This is day 5 of My 4 Hour Work Week Journey. Please make sure you read the rest of the articles that came before this one to understand where I am in the journey. Click here to buy a copy of the 4 hour work week and go on the journey with me.
Hey everyone, I hope you are having a great day, night, afternoon, siesta-time, no time, everytime, wherever you are.
I am pretty psyced:I did my first ever radio interview with Linda from Capital FM this morning and surprisingly I was super comfortable doing and so public thanks to Linda for making me super comfortable and for creating a fun and informative question list.
The interview had between 4 – 7 false starts and so the way she rolled with the punches even as sleep did battle with her eyes was pretty cool, pretty cool. Asante sana sana sana (Thank you very very very much).
It will make a lot of sense as I go through the journey.
Questions and Actions
One of the key ideas of the book, the 4 hour work week, which I absoloutely love is quite often in the book he has Q & A: Questions and actions.
This is where he basically makes you look inward and ask yourself particular questions all with the end result being that you take action that takes you closer to your ideal lifestyle. The D for Definition part of the book has three questions and actions so I’ll get right into it
Questions and Actions: Pulling you Out of the Comfort Zone
Tim knows that a lot of what he says will seem counter-intuitive and illogical and so in his first Q & A immediately goes about the task of poking holes in this real world and its rules that we hold so dear to.
To play along with me let’s answer the following three questions which are the first Q&A:
1) How has being “realistic” and “responsible” kept you from living your ideal lifestyle?
2) How has doing what you “should” resulted in sub-par experiences or regret for not having done something else?
3) Look at what you are doing and ask yourself, ” What would happen if I did the opposite of all the people around me?”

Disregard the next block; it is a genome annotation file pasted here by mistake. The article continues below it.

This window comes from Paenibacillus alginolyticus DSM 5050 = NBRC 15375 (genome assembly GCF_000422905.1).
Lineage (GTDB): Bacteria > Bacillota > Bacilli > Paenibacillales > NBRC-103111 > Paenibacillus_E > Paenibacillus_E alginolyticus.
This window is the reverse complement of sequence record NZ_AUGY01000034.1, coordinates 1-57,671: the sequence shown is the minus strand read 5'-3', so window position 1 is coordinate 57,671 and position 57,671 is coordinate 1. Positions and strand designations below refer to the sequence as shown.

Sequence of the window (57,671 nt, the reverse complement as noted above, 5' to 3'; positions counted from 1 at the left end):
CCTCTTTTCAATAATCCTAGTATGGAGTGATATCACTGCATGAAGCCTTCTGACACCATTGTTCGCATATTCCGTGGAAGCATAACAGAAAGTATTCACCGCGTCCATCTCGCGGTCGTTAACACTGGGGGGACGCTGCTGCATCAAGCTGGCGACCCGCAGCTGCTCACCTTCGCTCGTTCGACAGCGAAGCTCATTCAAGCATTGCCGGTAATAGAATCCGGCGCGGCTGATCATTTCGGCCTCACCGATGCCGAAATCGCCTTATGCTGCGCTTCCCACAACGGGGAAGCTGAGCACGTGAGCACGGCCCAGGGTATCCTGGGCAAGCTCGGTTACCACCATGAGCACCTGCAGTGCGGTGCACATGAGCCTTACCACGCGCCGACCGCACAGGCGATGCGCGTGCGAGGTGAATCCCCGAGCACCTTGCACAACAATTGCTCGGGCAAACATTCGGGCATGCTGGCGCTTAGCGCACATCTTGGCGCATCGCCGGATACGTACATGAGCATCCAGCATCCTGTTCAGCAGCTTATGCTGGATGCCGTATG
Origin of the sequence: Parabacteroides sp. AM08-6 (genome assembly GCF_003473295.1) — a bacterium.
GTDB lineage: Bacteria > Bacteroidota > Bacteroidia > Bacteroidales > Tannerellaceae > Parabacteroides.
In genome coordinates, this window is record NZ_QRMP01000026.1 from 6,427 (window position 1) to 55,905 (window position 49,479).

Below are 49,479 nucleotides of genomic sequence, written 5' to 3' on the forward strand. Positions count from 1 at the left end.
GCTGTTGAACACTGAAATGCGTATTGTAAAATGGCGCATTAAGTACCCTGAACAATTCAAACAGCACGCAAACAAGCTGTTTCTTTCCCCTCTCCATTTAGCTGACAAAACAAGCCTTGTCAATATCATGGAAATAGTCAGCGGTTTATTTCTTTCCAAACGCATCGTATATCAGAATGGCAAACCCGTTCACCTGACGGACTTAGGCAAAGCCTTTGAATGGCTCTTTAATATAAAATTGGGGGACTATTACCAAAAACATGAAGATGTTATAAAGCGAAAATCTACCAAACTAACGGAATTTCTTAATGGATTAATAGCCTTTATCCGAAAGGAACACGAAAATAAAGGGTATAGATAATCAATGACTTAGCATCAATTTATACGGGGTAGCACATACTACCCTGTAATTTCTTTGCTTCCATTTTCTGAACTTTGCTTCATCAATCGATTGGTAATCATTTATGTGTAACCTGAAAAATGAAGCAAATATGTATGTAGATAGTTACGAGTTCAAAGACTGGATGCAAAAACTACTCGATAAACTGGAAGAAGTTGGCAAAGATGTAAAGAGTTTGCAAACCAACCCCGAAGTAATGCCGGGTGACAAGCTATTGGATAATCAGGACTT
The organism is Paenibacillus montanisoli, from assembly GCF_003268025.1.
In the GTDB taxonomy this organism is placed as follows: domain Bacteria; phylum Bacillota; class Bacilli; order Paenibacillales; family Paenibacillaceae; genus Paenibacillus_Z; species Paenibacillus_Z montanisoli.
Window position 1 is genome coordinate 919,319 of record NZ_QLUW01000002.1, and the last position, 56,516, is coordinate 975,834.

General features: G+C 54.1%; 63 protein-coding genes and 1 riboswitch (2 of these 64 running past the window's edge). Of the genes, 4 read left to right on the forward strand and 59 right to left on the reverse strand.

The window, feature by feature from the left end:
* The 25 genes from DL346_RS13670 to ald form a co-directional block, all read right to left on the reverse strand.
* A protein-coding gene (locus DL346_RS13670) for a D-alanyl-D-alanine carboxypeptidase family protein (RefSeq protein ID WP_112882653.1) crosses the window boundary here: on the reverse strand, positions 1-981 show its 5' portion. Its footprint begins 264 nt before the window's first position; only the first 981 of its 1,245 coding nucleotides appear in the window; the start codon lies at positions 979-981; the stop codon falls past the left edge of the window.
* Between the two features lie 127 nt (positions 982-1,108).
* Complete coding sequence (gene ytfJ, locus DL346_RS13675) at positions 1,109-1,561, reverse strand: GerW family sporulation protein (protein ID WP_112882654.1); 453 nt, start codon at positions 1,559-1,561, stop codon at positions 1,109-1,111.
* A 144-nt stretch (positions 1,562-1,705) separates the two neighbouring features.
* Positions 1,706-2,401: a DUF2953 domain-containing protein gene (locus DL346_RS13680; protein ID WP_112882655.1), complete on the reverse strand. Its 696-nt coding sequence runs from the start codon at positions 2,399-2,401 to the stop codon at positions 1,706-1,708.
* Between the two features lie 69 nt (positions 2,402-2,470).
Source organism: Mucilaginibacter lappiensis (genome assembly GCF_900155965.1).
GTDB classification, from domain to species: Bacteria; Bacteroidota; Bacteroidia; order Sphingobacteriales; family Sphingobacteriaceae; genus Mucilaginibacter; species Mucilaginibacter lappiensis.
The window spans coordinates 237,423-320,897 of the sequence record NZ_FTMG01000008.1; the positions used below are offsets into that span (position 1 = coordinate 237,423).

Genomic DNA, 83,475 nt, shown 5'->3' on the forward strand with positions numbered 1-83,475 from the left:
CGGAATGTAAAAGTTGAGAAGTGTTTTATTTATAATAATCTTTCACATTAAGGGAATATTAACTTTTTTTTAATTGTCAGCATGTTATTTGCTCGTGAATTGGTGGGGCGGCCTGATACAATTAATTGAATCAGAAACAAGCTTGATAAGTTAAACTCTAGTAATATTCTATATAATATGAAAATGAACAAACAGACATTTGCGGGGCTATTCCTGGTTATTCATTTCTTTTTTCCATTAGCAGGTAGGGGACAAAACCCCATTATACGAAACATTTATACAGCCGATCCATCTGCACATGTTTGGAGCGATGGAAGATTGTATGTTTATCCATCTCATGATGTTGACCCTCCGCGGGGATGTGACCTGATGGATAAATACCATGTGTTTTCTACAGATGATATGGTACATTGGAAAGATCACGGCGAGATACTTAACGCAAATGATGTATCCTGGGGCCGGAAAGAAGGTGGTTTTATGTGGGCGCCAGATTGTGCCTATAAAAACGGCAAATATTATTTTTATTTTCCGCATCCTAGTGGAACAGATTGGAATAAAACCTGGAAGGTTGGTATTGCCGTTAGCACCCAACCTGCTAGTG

4) Finally, ask, “What will I sacrifice if I go down this track for the next 10, 20, 30 or 50 years?”
My Answers (No Copying Though )
1) Hmmm. I think this one goes all the way back to when I was 16 years old. As those of you who have read my story would know, I have had delusions of grandeur for many years.
Though I am a huge supporter of secondary education and love the fact that I have a great high school diploma, I think as I had simply dropped out of school if I had intended and committed myself fully to serving Africa and Africans and/or becoming a performer, projects like the Displaced African would have started a lot sooner.
I was at the peak of my mental clarity when I was 16 and since then my ideas have definitely been clouded and influenced by superficial concerns of the world.
I’ll never really know what I could have achieved or what I could have created or changed had I thrown caution to the wind and gone out into the world with a clear vision and a deep passion. (Hope that answer wasn’t too ambiguous, leave me a comment below and let me know if it was)
2) This answer will probably fly over the heads of a lot of folks, but I don’t know if I shared this, but I am very pedantic and anal about how I interact with people. I analyse it and think about it quite often, what I did wrong or right, what different groups of people respond to and so on and so on.
I think following what other people did and their ways of interacting and not sticking to my guns resulted in my social life not being as it should have been at many stages in life.
I abdicated responsibility for determining my identity within social situations to other people and over time I lost my spark, my fire, became more and more timid and lost my chutzpah. A lot less women were met and I had a lot less fun than I should have. Hmm, dunno if folks will get this answer either, but it felt like the right answer to me.
3) I am already doing this: let’s see what happens at the end of this 4 hour work week journey and over the course of the life of the Displaced African.
4) You know, one of the huge reasons I chose to start this blog was because of looking around and overall not really being impressed by the way African immigrants were conducting life. In the United States for example, we are the best educated ethnic group and here in Oz folks are far from book-illeterate or penny foolish.
And yet, I never heard much about people who were doing great things in the diaspora. No books, no movies, no websites, no “urban legends”, no real legends. Even once I got here, over time I realized that many people here seemed to be living waaayyyy below their potential in terms of intellect and education. Now this could be for two reasons:
a) We Africans in the diaspora are not good at getting the word out there about our successes and/or I am very ignorant about the people who do great things out here.
b) We don’t have that many successes to celebrate. Either way, this blog makes some sense.
Hmm, this post is long enough as is and so I will leave the other two Questions and Actions for the next post.
Have a supercalifragilisticexpialidocious day,